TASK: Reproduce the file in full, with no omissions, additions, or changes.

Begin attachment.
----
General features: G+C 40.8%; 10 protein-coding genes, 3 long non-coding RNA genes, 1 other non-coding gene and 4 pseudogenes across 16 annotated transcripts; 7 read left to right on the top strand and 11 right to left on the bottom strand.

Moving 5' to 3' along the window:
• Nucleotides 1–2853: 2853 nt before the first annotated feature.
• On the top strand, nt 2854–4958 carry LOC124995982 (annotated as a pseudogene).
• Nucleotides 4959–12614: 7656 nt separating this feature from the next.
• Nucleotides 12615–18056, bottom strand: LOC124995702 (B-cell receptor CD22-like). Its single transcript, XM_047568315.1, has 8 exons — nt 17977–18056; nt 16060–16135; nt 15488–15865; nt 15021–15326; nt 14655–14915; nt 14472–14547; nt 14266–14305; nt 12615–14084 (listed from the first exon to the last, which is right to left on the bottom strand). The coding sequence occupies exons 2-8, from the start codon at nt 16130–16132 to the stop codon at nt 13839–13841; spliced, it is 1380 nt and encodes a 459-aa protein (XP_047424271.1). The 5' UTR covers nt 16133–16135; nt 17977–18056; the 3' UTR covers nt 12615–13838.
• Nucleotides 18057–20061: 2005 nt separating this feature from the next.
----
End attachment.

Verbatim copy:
General features: G+C 40.8%; 10 protein-coding genes, 3 long non-coding RNA genes, 1 other non-coding gene and 4 pseudogenes across 16 annotated transcripts; 7 read left to right on the top strand and 11 right to left on the bottom strand.

Moving 5' to 3' along the window:
• Nucleotides 1–2853: 2853 nt before the first annotated feature.
• On the top strand, nt 2854–4958 carry LOC124995982 (annotated as a pseudogene).
• Nucleotides 4959–12614: 7656 nt separating this feature from the next.
• Nucleotides 12615–18056, bottom strand: LOC124995702 (B-cell receptor CD22-like). Its single transcript, XM_047568315.1, has 8 exons — nt 17977–18056; nt 16060–16135; nt 15488–15865; nt 15021–15326; nt 14655–14915; nt 14472–14547; nt 14266–14305; nt 12615–14084 (listed from the first exon to the last, which is right to left on the bottom strand). The coding sequence occupies exons 2-8, from the start codon at nt 16130–16132 to the stop codon at nt 13839–13841; spliced, it is 1380 nt and encodes a 459-aa protein (XP_047424271.1). The 5' UTR covers nt 16133–16135; nt 17977–18056; the 3' UTR covers nt 12615–13838.
• Nucleotides 18057–20061: 2005 nt separating this feature from the next.